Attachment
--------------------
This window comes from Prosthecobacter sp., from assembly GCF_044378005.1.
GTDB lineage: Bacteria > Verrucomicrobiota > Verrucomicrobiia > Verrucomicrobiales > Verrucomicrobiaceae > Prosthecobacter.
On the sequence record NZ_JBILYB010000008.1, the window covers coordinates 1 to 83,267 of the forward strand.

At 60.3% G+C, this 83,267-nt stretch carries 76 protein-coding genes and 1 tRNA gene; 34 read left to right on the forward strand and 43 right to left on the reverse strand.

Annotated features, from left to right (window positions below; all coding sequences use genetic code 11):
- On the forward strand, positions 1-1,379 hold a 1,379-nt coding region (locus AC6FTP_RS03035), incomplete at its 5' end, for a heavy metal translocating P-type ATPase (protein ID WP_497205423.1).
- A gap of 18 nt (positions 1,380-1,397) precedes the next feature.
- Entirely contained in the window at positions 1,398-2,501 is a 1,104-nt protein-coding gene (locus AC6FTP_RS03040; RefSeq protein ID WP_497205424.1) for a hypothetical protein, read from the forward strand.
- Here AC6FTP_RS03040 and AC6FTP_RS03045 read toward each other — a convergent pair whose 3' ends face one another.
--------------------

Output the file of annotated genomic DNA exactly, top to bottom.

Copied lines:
This window comes from Prosthecobacter sp., from assembly GCF_044378005.1.
GTDB lineage: Bacteria > Verrucomicrobiota > Verrucomicrobiia > Verrucomicrobiales > Verrucomicrobiaceae > Prosthecobacter.
On the sequence record NZ_JBILYB010000008.1, the window covers coordinates 1 to 83,267 of the forward strand.

At 60.3% G+C, this 83,267-nt stretch carries 76 protein-coding genes and 1 tRNA gene; 34 read left to right on the forward strand and 43 right to left on the reverse strand.

Annotated features, from left to right (window positions below; all coding sequences use genetic code 11):
- On the forward strand, positions 1-1,379 hold a 1,379-nt coding region (locus AC6FTP_RS03035), incomplete at its 5' end, for a heavy metal translocating P-type ATPase (protein ID WP_497205423.1).
- A gap of 18 nt (positions 1,380-1,397) precedes the next feature.
- Entirely contained in the window at positions 1,398-2,501 is a 1,104-nt protein-coding gene (locus AC6FTP_RS03040; RefSeq protein ID WP_497205424.1) for a hypothetical protein, read from the forward strand.
- Here AC6FTP_RS03040 and AC6FTP_RS03045 read toward each other — a convergent pair whose 3' ends face one another.